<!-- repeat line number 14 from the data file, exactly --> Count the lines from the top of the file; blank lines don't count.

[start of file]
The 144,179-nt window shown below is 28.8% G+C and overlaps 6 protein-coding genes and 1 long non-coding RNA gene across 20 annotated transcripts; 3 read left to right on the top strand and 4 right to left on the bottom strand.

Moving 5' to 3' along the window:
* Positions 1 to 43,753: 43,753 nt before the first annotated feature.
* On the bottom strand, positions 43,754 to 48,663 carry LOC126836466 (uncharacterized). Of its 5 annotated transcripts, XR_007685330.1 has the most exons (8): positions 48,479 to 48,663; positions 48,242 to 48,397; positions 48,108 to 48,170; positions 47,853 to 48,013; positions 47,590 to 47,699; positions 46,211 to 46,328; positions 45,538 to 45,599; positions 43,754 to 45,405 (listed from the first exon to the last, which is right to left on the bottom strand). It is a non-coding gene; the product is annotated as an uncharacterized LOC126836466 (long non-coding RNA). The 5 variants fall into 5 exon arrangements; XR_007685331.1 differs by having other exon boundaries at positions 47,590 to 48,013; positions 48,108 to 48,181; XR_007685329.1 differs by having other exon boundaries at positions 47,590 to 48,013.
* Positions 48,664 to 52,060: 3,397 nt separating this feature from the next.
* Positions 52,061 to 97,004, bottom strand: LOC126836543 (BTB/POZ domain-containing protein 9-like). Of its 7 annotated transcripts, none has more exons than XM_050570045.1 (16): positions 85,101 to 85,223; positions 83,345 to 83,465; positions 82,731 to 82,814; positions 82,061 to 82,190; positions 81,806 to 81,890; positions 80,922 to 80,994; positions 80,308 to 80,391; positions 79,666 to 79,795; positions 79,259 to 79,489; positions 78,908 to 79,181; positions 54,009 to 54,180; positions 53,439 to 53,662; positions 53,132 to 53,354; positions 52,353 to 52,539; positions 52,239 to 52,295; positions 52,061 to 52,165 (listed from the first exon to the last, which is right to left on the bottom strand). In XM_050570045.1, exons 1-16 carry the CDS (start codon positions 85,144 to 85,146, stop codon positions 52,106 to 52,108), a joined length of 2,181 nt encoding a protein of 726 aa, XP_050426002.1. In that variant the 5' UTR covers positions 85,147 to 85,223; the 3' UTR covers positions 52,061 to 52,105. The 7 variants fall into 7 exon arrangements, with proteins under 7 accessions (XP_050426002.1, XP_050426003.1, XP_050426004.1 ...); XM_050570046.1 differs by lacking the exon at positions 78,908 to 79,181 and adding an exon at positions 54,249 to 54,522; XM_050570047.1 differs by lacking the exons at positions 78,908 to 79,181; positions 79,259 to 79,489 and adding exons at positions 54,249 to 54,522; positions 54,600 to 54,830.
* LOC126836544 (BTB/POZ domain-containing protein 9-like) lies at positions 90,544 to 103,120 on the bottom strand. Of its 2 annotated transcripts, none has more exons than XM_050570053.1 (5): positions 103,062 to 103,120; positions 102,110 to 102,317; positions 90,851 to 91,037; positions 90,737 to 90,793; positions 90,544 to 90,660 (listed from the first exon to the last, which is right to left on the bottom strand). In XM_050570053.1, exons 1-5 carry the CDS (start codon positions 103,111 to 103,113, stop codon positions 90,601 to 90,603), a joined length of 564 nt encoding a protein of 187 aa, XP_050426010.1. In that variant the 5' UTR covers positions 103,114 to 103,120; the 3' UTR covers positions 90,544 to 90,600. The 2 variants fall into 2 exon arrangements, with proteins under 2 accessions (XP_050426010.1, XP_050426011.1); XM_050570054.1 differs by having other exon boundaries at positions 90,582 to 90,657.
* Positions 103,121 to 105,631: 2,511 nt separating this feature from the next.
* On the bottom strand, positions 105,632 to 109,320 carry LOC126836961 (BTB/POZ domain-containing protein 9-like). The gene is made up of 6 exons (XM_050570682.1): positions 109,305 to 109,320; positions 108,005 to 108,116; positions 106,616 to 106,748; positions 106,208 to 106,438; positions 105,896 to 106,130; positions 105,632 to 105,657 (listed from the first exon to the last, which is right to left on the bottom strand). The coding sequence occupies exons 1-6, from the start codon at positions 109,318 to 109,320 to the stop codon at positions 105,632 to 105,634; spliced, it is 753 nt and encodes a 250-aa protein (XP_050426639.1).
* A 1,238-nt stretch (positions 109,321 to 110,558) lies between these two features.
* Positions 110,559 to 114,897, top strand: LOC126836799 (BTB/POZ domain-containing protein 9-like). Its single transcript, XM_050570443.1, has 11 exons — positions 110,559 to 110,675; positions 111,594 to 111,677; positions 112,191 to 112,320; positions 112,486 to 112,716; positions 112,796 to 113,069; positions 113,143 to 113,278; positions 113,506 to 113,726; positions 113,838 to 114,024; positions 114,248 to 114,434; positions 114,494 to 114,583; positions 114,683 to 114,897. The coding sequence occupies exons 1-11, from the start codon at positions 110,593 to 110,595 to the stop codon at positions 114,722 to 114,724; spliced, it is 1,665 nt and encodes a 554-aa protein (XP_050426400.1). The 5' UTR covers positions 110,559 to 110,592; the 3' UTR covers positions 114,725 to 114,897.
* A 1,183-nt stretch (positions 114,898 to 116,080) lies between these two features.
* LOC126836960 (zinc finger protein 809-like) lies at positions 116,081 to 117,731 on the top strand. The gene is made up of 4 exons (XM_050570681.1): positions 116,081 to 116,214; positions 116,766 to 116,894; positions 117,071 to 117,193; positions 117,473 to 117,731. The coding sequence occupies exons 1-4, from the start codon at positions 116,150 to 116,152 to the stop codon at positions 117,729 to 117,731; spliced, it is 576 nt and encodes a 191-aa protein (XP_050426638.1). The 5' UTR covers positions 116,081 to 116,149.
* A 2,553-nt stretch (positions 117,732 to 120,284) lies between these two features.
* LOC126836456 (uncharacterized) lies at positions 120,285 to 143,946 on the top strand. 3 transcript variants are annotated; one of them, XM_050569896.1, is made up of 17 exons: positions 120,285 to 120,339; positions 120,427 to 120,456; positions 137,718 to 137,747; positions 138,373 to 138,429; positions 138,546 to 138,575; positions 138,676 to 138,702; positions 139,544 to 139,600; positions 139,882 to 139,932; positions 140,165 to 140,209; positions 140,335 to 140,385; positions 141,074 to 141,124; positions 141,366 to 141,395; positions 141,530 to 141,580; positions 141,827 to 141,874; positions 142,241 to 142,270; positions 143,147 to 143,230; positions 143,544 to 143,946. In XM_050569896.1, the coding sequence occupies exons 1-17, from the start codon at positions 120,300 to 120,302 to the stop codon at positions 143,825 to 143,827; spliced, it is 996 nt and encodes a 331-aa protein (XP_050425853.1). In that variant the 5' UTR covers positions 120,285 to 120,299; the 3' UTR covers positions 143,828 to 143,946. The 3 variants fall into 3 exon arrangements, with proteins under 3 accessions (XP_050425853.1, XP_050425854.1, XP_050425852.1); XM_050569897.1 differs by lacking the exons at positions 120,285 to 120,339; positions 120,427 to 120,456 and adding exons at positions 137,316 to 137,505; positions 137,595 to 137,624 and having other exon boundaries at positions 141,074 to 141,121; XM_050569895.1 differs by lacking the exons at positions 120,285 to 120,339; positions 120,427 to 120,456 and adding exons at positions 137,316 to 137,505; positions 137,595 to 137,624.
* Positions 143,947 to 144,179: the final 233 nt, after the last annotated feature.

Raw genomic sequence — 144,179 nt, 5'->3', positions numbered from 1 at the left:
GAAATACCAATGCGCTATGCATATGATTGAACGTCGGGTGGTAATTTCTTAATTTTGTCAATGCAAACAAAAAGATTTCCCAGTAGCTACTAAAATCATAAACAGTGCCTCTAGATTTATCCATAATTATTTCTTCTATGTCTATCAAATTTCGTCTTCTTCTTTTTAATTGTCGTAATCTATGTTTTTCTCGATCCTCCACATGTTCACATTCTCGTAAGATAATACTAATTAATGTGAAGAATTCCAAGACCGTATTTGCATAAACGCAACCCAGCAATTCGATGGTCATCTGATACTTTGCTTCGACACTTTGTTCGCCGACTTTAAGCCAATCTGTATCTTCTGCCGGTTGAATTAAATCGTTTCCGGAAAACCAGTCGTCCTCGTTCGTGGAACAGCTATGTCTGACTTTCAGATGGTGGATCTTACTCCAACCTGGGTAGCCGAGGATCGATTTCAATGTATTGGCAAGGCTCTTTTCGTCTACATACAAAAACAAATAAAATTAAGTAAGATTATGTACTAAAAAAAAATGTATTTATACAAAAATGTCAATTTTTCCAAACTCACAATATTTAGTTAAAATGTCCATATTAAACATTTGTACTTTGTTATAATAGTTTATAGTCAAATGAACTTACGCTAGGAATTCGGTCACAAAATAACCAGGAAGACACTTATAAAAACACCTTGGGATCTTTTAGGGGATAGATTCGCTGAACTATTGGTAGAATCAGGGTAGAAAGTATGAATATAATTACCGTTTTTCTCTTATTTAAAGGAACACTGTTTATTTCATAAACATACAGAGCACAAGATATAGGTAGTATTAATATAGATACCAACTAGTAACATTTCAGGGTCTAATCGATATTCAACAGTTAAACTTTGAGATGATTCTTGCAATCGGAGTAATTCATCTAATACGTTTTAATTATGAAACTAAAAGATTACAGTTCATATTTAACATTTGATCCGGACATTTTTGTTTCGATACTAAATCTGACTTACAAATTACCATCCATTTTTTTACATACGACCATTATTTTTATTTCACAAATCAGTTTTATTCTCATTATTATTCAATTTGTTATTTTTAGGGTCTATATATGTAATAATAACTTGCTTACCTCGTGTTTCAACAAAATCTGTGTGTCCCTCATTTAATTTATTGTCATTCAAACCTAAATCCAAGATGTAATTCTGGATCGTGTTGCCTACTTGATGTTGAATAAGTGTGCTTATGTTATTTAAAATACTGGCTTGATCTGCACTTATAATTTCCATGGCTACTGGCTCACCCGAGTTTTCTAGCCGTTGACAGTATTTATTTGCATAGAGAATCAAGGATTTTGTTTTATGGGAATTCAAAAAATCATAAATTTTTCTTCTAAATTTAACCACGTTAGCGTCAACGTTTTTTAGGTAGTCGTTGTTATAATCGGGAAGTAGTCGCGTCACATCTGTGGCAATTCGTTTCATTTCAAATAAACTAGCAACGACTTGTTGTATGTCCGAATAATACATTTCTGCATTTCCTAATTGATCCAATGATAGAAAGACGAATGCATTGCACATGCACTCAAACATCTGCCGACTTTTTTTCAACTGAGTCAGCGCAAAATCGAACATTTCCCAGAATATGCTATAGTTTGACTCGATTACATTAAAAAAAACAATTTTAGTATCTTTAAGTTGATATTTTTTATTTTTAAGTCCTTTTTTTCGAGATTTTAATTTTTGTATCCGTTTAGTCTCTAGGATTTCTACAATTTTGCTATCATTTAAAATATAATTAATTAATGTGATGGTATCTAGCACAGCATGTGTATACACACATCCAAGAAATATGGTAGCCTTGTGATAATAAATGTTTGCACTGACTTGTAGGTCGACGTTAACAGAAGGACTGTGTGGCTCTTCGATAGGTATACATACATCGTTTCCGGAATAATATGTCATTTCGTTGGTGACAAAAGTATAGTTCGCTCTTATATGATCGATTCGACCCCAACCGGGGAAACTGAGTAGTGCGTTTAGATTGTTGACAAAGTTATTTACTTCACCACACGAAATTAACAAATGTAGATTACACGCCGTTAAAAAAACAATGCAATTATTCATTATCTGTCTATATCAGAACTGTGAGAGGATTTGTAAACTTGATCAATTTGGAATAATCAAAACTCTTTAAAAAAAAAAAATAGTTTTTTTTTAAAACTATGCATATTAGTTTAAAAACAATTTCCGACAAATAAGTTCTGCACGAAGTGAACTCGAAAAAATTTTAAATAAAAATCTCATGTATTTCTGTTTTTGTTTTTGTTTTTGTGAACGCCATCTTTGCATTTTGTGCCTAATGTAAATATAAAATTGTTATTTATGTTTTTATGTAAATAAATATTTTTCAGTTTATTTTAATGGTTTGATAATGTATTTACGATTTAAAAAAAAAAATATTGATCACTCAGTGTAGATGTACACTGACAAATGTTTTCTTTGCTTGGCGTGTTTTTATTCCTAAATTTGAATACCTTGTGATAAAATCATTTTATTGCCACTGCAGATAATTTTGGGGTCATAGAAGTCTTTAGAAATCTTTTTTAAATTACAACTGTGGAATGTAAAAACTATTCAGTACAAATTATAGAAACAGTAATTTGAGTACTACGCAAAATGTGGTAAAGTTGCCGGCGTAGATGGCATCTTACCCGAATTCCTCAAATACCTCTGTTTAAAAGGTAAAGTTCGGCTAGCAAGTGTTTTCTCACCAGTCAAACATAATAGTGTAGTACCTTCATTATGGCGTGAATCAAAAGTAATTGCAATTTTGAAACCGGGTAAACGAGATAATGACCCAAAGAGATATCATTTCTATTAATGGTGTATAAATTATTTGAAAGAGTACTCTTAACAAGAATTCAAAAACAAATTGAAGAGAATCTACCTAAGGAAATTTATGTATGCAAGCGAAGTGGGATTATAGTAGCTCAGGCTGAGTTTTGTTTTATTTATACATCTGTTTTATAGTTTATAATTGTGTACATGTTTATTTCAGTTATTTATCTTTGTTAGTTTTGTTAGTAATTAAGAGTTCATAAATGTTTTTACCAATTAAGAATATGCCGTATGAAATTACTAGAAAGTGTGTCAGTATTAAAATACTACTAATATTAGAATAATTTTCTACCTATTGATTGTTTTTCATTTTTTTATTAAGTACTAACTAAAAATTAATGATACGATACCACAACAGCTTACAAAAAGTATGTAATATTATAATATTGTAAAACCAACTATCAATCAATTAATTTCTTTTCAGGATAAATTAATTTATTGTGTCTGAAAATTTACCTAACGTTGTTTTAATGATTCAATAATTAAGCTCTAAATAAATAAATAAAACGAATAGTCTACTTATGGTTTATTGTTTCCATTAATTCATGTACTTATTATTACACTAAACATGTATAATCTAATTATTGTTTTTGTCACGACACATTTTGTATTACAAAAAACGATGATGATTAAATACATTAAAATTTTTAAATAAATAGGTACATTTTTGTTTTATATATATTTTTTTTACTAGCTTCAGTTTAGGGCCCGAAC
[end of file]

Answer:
* A 2,553-nt stretch (positions 117,732 to 120,284) lies between these two features.